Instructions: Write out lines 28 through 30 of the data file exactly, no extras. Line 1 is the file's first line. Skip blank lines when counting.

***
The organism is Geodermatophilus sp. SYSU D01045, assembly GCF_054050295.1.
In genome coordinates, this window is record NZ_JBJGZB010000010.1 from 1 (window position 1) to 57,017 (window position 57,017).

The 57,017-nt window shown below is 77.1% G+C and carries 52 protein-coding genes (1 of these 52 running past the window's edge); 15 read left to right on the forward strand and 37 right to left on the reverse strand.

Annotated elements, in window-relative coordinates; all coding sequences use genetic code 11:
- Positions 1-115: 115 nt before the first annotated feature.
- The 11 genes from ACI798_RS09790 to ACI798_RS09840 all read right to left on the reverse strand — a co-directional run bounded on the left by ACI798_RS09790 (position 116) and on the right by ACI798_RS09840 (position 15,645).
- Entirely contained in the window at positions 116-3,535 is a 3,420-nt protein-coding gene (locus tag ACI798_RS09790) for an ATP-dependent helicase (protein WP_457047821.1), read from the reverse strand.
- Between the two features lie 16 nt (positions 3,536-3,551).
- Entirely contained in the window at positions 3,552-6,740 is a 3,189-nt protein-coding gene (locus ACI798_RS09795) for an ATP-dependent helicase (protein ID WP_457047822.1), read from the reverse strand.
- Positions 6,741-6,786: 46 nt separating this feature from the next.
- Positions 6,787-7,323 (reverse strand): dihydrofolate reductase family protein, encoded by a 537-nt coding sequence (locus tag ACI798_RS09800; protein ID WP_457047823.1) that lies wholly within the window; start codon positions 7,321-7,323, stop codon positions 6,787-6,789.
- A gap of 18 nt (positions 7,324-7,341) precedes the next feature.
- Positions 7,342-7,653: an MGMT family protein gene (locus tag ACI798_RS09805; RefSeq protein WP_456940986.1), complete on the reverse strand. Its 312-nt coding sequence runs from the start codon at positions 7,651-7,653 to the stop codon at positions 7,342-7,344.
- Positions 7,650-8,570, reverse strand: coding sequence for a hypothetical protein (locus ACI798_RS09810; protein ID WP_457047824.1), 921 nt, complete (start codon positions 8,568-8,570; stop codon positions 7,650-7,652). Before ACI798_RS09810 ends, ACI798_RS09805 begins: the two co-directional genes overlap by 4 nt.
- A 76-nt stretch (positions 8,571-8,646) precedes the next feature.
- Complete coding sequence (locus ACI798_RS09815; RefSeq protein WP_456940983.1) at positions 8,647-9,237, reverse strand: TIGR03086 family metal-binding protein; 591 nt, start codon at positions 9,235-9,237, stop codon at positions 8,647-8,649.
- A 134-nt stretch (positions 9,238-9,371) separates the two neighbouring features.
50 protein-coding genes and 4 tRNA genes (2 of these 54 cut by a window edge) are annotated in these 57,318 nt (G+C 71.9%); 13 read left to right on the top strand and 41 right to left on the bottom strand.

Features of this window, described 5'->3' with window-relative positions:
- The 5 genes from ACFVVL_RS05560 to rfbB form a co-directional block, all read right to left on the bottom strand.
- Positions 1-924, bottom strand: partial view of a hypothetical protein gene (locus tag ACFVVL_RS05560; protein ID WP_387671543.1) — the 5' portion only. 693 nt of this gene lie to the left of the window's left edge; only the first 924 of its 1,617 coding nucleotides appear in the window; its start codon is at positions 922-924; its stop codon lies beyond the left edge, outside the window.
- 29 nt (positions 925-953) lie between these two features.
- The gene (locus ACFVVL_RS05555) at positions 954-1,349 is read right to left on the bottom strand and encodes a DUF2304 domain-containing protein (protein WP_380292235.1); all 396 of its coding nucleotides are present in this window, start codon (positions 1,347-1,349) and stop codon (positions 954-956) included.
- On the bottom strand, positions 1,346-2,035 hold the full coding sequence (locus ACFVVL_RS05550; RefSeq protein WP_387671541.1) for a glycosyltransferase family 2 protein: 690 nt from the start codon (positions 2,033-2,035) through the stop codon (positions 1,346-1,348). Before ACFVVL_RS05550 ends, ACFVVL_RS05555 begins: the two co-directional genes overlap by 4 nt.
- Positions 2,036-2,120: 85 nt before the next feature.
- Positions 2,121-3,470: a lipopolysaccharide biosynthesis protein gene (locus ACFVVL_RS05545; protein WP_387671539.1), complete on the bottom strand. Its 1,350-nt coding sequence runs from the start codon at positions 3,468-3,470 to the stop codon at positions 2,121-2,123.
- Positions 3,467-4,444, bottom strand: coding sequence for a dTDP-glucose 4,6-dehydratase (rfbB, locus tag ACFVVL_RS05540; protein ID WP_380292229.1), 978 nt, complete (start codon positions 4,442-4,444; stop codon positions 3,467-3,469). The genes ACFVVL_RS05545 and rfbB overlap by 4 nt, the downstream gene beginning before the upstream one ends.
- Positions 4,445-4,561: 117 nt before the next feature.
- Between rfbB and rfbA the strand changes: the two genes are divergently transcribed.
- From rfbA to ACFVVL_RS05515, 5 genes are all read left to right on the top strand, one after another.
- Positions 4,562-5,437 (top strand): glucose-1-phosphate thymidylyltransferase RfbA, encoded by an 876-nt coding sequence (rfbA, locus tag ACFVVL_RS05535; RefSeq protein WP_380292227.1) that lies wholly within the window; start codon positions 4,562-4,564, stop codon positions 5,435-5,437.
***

- Positions 4,445-4,561: 117 nt before the next feature.
- Between rfbB and rfbA the strand changes: the two genes are divergently transcribed.
- From rfbA to ACFVVL_RS05515, 5 genes are all read left to right on the top strand, one after another.